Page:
South Coast Autumn Meeting

Saturday September 24th 2022

The microscopists’ meeting in Dorset has been held in spring and autumn for many years now. Sadly, during the hiatus of Covid lockdowns several of our stalwarts have passed away.  There were, however, enough people to provide displays in the recently renovated village hall.

Brian Darnton brought an extensive selection of his slides of foraminifera, including some spectacular arrangements. He wanted to emphasise collections from the Swanage area as well as displaying slides from the classic sources like HMS Porcupine voyages. To promote the former he provided photos of the best collection sites in Swanage, along with a warning about the danger of slipping on the Swanage slipway and getting trapped in mud at the stream mouth.

Grenham Ireland’s display of live specimens in samples of water from Poole Harbour contained a variety of species. One specimen might have been a mite and some time was spent trying to count the legs on a very mobile creature. Grenham brings both a good quality stereo microscope and his Zeiss compound microscope along with a quite large screen, the transport and setting up being much admired by other colleagues.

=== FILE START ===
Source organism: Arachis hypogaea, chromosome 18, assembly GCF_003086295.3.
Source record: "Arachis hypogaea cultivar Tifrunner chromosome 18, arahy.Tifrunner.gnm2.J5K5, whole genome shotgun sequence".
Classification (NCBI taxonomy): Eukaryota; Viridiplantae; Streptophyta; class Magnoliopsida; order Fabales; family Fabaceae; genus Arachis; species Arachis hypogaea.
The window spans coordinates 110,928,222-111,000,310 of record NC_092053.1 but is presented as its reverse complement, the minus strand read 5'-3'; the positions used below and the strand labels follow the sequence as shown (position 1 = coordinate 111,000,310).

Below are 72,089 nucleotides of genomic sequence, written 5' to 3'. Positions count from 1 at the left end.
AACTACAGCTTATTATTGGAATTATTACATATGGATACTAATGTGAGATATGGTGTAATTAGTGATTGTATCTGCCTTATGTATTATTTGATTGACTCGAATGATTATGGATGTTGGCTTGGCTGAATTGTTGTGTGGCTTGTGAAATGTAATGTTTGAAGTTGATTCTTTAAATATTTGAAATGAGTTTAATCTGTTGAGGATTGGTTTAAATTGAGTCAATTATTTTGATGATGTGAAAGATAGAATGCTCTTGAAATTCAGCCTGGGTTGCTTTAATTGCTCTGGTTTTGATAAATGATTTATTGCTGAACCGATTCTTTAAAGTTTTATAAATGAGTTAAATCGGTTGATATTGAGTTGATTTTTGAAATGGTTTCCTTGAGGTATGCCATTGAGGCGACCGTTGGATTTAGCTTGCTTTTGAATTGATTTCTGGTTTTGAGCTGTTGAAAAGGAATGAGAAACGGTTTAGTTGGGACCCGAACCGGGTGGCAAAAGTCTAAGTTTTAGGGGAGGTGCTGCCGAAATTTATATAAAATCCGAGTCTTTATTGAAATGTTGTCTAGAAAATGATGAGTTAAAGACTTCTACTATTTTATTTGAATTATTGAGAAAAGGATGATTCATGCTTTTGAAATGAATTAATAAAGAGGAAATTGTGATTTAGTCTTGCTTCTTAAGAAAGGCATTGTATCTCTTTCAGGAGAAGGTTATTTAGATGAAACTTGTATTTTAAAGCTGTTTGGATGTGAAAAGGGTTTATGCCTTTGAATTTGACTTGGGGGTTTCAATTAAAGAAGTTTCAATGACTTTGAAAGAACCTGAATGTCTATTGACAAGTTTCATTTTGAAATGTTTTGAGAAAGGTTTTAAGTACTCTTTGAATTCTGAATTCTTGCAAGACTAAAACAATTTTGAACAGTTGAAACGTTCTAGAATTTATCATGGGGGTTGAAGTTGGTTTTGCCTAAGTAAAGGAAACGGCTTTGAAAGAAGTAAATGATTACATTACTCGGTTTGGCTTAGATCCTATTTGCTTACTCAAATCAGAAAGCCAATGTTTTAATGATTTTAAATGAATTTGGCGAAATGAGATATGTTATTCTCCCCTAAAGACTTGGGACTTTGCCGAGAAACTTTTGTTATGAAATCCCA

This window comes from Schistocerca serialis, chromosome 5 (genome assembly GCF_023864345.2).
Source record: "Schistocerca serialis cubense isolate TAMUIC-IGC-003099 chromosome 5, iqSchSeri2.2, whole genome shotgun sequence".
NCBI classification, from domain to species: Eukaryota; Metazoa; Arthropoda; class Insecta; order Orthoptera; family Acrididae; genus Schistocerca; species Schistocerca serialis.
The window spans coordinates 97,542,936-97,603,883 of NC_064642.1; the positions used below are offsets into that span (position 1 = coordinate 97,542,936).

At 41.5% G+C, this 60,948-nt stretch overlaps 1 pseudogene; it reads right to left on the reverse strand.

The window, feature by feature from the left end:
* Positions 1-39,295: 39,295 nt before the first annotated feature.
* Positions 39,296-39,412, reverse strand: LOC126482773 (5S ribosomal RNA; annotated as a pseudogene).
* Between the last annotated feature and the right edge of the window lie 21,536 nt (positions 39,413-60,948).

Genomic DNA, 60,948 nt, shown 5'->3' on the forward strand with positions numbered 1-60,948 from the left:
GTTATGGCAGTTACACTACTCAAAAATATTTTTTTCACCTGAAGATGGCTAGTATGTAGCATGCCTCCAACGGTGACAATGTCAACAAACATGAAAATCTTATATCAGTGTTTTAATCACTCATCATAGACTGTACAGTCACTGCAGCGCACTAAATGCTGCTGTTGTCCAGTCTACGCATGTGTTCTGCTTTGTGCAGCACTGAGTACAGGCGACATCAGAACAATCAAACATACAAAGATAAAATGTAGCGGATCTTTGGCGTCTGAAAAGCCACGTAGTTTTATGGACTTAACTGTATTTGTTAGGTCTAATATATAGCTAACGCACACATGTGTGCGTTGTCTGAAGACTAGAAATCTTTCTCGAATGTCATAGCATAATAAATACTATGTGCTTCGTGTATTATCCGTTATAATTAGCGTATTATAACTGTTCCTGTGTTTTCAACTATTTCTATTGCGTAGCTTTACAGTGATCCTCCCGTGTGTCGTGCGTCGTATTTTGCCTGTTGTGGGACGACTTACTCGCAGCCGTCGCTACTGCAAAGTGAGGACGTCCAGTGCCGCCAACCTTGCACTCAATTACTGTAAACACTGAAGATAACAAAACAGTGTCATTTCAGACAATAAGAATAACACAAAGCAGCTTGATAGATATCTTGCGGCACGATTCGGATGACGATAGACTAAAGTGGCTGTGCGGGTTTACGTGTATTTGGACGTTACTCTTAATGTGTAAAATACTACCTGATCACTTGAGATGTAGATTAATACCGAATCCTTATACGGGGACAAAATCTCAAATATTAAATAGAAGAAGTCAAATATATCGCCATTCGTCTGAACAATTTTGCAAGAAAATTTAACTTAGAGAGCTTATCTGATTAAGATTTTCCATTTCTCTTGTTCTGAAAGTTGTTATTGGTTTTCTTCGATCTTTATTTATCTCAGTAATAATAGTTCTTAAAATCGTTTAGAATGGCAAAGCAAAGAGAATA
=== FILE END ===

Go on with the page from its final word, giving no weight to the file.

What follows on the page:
Peter Wakeman also brought an admirable amount of kit to show more live specimens but in a freshwater environment. The video screen incorporated with his microscope gave a good view of his specimens though he also brought a larger screen. This type of microscope does provide an easily transportable display. To ensure his specimens stayed alive he was aerating the sample storage bucket with a small pump. He agreed with a quotation from Tony Pattinson that some microscopists start with pond life then go on to other things – he was happy to remain with his starting interest.

Debbie Burfitt has joined our group recently as she has rejuvenated her interest in diatoms. She studied diatoms for her PhD and subsequently spent a season in Antarctica. She brought along some of her library containing classic books and some slides including a superb Klaus Kemp diatom arrangement. Her old microscope is being refurbished and she wants to go back to her original work.

Pam Hamer focussed on rocks, as usual, but this time had an odd large beach stone from the Isle of Wight rather than Purbeck stones. This stone was breaking up and there was discussion on why and how this was happening. As part of the process, areas of very distinctive metallic looking crystals were visible in the breaking particles. Pam believes they are an iron sulphide mineral, possible marcasite which can also alter to pyrite. The crystals were displayed on a Vickers stereomicroscope. Observing individual crystal shapes with an incident compound microscope required a very diffuse toplight provided by half of a table tennis ball around the objective.

Despite an invitation for local people to visit our displays added to the advert which had been displayed around the village for a couple of weeks we had no local people join us this time. Some members did come to gossip, including two who had driven from Cardiff. A couple of other local microscopists send their apologies for being unable to join in this time. The consensus among the people who did attend was that they would like to continue with a spring meeting in Langton.